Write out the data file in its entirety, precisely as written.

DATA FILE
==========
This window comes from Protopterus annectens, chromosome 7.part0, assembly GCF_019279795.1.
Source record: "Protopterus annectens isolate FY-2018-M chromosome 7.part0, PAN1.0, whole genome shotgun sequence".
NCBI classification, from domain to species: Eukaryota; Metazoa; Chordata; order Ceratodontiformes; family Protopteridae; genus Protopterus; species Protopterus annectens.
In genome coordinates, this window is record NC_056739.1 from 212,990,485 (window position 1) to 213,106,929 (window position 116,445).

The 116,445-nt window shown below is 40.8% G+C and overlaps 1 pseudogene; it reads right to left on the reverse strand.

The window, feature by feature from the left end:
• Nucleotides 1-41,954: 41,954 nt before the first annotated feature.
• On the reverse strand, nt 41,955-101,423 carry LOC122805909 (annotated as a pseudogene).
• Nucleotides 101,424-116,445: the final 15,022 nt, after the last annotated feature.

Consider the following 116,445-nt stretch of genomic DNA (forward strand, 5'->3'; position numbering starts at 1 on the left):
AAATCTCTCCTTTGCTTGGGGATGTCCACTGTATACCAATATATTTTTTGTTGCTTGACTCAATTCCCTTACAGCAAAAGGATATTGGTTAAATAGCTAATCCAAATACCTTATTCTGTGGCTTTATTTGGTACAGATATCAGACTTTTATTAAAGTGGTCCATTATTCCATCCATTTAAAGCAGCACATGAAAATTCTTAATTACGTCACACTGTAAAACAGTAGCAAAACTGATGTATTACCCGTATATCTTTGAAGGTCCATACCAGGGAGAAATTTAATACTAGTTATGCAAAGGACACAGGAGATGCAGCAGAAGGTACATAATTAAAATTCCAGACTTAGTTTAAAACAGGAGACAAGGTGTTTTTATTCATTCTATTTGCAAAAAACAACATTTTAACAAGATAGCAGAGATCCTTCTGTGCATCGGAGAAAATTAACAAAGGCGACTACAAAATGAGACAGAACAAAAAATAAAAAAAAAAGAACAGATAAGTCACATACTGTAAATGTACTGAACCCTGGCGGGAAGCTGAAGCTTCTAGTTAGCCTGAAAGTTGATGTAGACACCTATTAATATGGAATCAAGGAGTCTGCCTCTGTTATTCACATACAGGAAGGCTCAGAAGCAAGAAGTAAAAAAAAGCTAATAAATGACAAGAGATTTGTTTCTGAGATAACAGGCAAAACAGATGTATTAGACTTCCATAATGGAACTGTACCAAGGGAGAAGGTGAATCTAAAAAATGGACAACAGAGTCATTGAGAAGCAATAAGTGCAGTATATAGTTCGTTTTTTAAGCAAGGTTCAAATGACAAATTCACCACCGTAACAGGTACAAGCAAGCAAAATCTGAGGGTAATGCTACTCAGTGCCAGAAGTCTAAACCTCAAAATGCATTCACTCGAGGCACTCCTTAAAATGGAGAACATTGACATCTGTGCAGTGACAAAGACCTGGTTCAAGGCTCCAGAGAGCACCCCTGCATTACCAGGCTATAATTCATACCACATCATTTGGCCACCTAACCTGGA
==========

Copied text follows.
This window comes from Protopterus annectens, chromosome 7.part0, assembly GCF_019279795.1.
Source record: "Protopterus annectens isolate FY-2018-M chromosome 7.part0, PAN1.0, whole genome shotgun sequence".
NCBI classification, from domain to species: Eukaryota; Metazoa; Chordata; order Ceratodontiformes; family Protopteridae; genus Protopterus; species Protopterus annectens.
In genome coordinates, this window is record NC_056739.1 from 212,990,485 (window position 1) to 213,106,929 (window position 116,445).

The 116,445-nt window shown below is 40.8% G+C and overlaps 1 pseudogene; it reads right to left on the reverse strand.

The window, feature by feature from the left end:
• Nucleotides 1-41,954: 41,954 nt before the first annotated feature.
• On the reverse strand, nt 41,955-101,423 carry LOC122805909 (annotated as a pseudogene).
• Nucleotides 101,424-116,445: the final 15,022 nt, after the last annotated feature.

Consider the following 116,445-nt stretch of genomic DNA (forward strand, 5'->3'; position numbering starts at 1 on the left):
AAATCTCTCCTTTGCTTGGGGATGTCCACTGTATACCAATATATTTTTTGTTGCTTGACTCAATTCCCTTACAGCAAAAGGATATTGGTTAAATAGCTAATCCAAATACCTTATTCTGTGGCTTTATTTGGTACAGATATCAGACTTTTATTAAAGTGGTCCATTATTCCATCCATTTAAAGCAGCACATGAAAATTCTTAATTACGTCACACTGTAAAACAGTAGCAAAACTGATGTATTACCCGTATATCTTTGAAGGTCCATACCAGGGAGAAATTTAATACTAGTTATGCAAAGGACACAGGAGATGCAGCAGAAGGTACATAATTAAAATTCCAGACTTAGTTTAAAACAGGAGACAAGGTGTTTTTATTCATTCTATTTGCAAAAAACAACATTTTAACAAGATAGCAGAGATCCTTCTGTGCATCGGAGAAAATTAACAAAGGCGACTACAAAATGAGACAGAACAAAAAATAAAAAAAAAAGAACAGATAAGTCACATACTGTAAATGTACTGAACCCTGGCGGGAAGCTGAAGCTTCTAGTTAGCCTGAAAGTTGATGTAGACACCTATTAATATGGAATCAAGGAGTCTGCCTCTGTTATTCACATACAGGAAGGCTCAGAAGCAAGAAGTAAAAAAAAGCTAATAAATGACAAGAGATTTGTTTCTGAGATAACAGGCAAAACAGATGTATTAGACTTCCATAATGGAACTGTACCAAGGGAGAAGGTGAATCTAAAAAATGGACAACAGAGTCATTGAGAAGCAATAAGTGCAGTATATAGTTCGTTTTTTAAGCAAGGTTCAAATGACAAATTCACCACCGTAACAGGTACAAGCAAGCAAAATCTGAGGGTAATGCTACTCAGTGCCAGAAGTCTAAACCTCAAAATGCATTCACTCGAGGCACTCCTTAAAATGGAGAACATTGACATCTGTGCAGTGACAAAGACCTGGTTCAAGGCTCCAGAGAGCACCCCTGCATTACCAGGCTATAATTCATACCACATCATTTGGCCACCTAACCTGGA